Southern Loop: Old Faithful Historic Area




    Yellowstone Lake

    As well as all of the wonderful geological features, Yellowstone is also home to an enormous lake. Yellowstone Lake takes up 136 square miles of the park with 110 miles of shoreline.

    Picnic at Yellowstone Lake, National Park, USA

    Southern Loop: Yellowstone Lake

    Yellowstone Lake is also the largest freshwater lake above 7,000 ft in North America. The lake freezes over in the winter months and remains frozen until May/June every year.
    Yellowstone Lake, USA

    Southern Loop: Picnic at Yellowstone Lake

    Fountain Paint Pots

    The Fountain Paint Pot is a must see highlight of Yellowstone. The name derives from the colourful mud in the area ranging from reds and yellows to browns and greys.

    Fountain Paint Pots, Yellowstone National Park

    Southern Loop: Fountain Paint Pots

    The different colors indicate oxidation states of the iron in the mud.
    Some of the pots bubble depending on the season, in summer the mud is thicker making the pots look like their full of bubbling paint.

    Morning Glory Pool

    The name of the Morning Glory Pool came form the word “Convolutus”, which is Latin for the morning glory flower. The colorful hot spring is said to represent the flower.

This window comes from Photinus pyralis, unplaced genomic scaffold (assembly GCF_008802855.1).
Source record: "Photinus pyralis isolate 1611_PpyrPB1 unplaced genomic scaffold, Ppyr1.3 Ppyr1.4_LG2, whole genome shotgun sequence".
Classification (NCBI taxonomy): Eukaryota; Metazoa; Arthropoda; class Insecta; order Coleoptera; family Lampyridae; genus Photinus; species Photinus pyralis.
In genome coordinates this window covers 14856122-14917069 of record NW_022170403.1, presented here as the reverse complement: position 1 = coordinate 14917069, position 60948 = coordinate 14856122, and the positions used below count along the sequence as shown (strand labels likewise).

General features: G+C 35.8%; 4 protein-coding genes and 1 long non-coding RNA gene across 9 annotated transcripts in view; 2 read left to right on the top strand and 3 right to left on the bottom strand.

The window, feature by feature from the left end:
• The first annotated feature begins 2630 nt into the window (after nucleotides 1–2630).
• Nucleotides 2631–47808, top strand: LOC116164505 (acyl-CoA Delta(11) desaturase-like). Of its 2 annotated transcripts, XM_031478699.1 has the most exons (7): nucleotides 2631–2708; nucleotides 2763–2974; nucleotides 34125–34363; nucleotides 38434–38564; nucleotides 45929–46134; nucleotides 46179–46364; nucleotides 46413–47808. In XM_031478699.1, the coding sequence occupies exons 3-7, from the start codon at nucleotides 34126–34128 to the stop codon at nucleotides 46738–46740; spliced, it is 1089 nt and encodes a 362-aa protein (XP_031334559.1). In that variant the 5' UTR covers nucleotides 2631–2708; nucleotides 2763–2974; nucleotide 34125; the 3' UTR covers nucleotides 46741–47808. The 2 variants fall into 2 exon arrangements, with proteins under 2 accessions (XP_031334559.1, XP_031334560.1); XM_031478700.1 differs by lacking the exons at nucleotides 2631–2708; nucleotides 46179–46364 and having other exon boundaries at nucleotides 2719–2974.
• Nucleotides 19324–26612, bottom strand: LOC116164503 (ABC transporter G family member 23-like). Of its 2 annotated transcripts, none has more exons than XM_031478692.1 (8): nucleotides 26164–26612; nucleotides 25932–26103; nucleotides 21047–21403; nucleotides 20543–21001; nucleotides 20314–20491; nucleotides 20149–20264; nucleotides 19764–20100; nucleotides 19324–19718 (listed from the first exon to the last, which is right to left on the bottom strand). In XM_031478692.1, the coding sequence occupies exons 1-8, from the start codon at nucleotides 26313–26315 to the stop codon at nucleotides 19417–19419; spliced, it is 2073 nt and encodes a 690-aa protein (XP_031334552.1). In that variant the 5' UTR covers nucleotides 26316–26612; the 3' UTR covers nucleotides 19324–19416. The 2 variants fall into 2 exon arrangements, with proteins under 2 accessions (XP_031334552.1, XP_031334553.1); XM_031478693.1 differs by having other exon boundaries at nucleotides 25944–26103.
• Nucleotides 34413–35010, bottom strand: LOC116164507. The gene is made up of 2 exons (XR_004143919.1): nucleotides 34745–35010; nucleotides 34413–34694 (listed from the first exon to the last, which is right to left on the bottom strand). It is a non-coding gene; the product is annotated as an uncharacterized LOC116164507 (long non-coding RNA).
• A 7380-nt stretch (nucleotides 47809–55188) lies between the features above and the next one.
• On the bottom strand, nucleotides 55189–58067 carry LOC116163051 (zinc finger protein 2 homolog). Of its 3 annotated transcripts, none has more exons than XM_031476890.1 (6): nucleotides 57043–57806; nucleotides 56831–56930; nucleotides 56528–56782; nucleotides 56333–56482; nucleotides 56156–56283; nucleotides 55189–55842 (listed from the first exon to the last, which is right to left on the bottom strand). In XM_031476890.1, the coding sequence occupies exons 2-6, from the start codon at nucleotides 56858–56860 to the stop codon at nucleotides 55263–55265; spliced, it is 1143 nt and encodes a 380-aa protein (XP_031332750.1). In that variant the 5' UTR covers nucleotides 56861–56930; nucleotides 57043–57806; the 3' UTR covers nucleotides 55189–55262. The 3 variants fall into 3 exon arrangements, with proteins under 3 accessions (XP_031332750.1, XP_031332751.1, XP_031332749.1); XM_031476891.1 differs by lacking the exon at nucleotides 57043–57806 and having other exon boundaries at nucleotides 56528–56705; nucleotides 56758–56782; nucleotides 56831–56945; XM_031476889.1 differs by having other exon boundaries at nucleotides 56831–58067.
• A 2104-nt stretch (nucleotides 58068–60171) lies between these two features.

The distinct colors of the pool, like most colorful features in Yellowstone, is due to microorganisms that inhabit the water.

    Blue Pool at the Fountain Paint Pots, Yellowstone National Park

    Southern Loop: Morning Glory Pool

    Unfortunately, due to disrespectful tourists, some of the entryways of the pool have been clogged due to foreign object that have been purposely thrown in. The hot water supply has subsequently been reduced causing the colors to fade.
    Park Rangers have erected a sign by the Morning Glory Pool discussing the damage caused by the vandalism and assigning a new name to the pool ‘The Faded Glory’.

    Grand Prismatic Spring

    Of course, Yellowstone National Park is home to the largest hot spring in the United States and the third largest in the world. One of the best things to see in Yellowstone is the Grand Prismatic Spring located at the Midway Geyser Basin.

    Grand Prismatic Spring entrance, Yellowstone National Park

    Southern Loop: Grand Prismatic Spring

    The Grand Prismatic Spring is a site that visitors will never forget due to its sheer size and striking colors. The colors of the Grand Prismatic Spring match the rainbow dispersion of white light by an optical prism: red, orange, yellow, green, and blue.
    Excelsior Geyser Crater, Yellowstone National Park

    Southern Loop: Excelsior Geyser Crater

    Right beside the Grand Prismatic Spring is the Excelsior Geyer Crater which is also a grand feature of the park simmering in a light blue color.
    Grand Prismatic Spring Boardwalk, Yellowstone National Park